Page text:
Home » Informatics, Irreducible Complexity » An information systems prof has some questions about Ken Miller’s “spitball” mousetrap

An information systems prof has some questions about Ken Miller’s “spitball” mousetrap

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courtesy Captain Phoebus

While explaining how he believes complex biochemical information just happen to arise through random processes, Brown University’s Ken Miller dismisses Mike Behe’s mousetrap, introduced in Darwin’s Black Box. To show that it is not an example of irreducible complexity that points to design, he recounts a childhood recollection of a pupil using a mousetap to fire spitballs, which showed that the mousetrap could be used for something other than killing mice (pp 54-57). That is how Miller, who has just won the Stephen Jay Gould award for promoting Darwinism,  knew that ID biochemist Behe was wrong.

Ralph David Westall, an IS prof at California Polytechnic University, Pomona*, contacted Uncommon Descent to say,

Ken Miller’s Mousetrap? In Only a Theory: Evolution and the Battle for America’s Soul (2008), Kenneth Miller devotes several pages (especially pp. 54-55) to the argument condensed below against irreducible complexity. However based on my experiences with mousetraps, his example looks quite suspicious.

I tried the approach he describes but wasn’t able to get a mousetrap to launch spitballs at all. (This is in marked contrast to my experiences with clothes-pin match guns, which did work quite well when I was in the age range of Miller’s story.) However I did manage to snap the trap on my fingers.

The big problem was that I couldn’t get the spitballs to stay on the swinging bar that Miller identifies as the “hammer.” There needs to be some kind of holder, which Miller doesn’t mention, to keep a spitball on the swinging bar until it can transmit a substantial amount of motion to it. After that, the spitball would need to be released in a way that was consistent enough to make it possible to aim effectively.

The “large, floppy spitballs” that Miller describes wouldn’t go very far because of air resistance. And then there’s the sound when the “hammer” hits the base, which would alert the study hall monitor and reveal the general location of the perpetrators before many spitballs were launched. Based on the above considerations as well as my testing, I didn’t discover anything remotely resembling what it would take to  cause spitballs to be “zooming up into balconyland with the force of ballistic missiles” as Miller claims below.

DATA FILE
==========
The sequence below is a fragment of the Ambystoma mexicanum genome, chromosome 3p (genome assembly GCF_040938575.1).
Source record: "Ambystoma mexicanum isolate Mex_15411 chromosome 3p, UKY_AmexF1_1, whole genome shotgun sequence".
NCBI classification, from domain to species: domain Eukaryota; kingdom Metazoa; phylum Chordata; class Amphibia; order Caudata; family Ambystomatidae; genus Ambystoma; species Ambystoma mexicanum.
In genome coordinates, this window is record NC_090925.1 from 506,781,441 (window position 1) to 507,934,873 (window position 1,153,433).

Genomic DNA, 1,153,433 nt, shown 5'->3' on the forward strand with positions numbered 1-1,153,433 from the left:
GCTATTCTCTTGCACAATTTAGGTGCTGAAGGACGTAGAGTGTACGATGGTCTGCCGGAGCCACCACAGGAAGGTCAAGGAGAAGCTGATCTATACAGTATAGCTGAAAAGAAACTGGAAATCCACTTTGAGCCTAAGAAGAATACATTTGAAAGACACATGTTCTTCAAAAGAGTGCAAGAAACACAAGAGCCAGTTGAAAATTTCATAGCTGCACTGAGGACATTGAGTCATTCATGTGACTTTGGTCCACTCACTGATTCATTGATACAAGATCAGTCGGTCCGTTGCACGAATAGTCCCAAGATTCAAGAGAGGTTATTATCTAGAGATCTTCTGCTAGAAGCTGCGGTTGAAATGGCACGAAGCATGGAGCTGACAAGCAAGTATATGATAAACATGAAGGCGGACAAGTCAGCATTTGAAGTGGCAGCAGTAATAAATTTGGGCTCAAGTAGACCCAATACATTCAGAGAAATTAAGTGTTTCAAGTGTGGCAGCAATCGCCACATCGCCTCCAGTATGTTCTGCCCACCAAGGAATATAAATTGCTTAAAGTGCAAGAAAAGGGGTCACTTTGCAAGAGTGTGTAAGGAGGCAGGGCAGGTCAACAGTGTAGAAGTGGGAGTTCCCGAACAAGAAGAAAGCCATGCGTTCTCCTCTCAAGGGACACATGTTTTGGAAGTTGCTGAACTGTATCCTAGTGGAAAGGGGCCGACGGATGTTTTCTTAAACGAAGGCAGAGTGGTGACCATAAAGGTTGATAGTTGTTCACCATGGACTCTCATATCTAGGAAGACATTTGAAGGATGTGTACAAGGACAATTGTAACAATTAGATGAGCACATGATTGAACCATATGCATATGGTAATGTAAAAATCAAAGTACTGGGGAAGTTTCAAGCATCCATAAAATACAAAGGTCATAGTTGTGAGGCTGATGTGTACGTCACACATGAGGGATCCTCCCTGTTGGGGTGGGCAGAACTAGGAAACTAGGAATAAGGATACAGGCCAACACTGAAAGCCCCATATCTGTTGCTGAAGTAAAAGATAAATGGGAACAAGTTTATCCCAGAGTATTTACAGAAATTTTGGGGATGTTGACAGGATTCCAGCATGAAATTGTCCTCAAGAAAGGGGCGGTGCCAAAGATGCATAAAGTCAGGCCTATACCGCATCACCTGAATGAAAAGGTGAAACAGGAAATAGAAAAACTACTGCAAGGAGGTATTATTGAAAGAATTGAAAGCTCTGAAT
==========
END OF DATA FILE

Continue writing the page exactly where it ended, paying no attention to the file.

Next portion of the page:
Not being very mechanical, I mentioned it to an engineer who I knew to be quite hostile to intelligent design. I asked him if he could demonstrate the validity of Miller’s mechanism. He never got back to me.

Are there any “truth seekers” among the readership who’d like to try to make this work, and perhaps even video their efforts for YouTube?

Meanwhile, Westfall offers a “condensed” version of Miller’s account:

Soon spitballs began to fly, showering down on the unsuspecting students on the floor of the auditorium.We were defenseless-until the mousetrap came along. One of my classmates had struck upon the brilliant idea of using an old, broken mousetrap as a spitball catapult … He fashioned large, floppy spitballs and carefully loaded them onto the hammer, pulled it back, and fired it over his shoulder up at the unsuspecting balcony dwellers. You should have seen the surprised looks on their faces as spitballs came zooming up into balconyland with the force of ballistic missiles.

And now the memory of that device stuck in my mind. It had worked perfectly as something other than a mousetrap. Perfectly.

But how could it have? Weren`t the parts of irreducibly complex machines supposed to be useless until the entire machine had been assembled? … my rowdy friend had pulled a couple of parts—probably the hold-down bar and catch—off the trap to make it easier to conceal and more effective as a catapult.

What was left behind was, most likely, just three parts—the base, the spring, and the hammer. Not much of a mousetrap, but a helluva spitball launcher. And then … l realized why the mousetrap analogy had bothered me. It was wrong. The mousetrap is not irreducibly complex after all.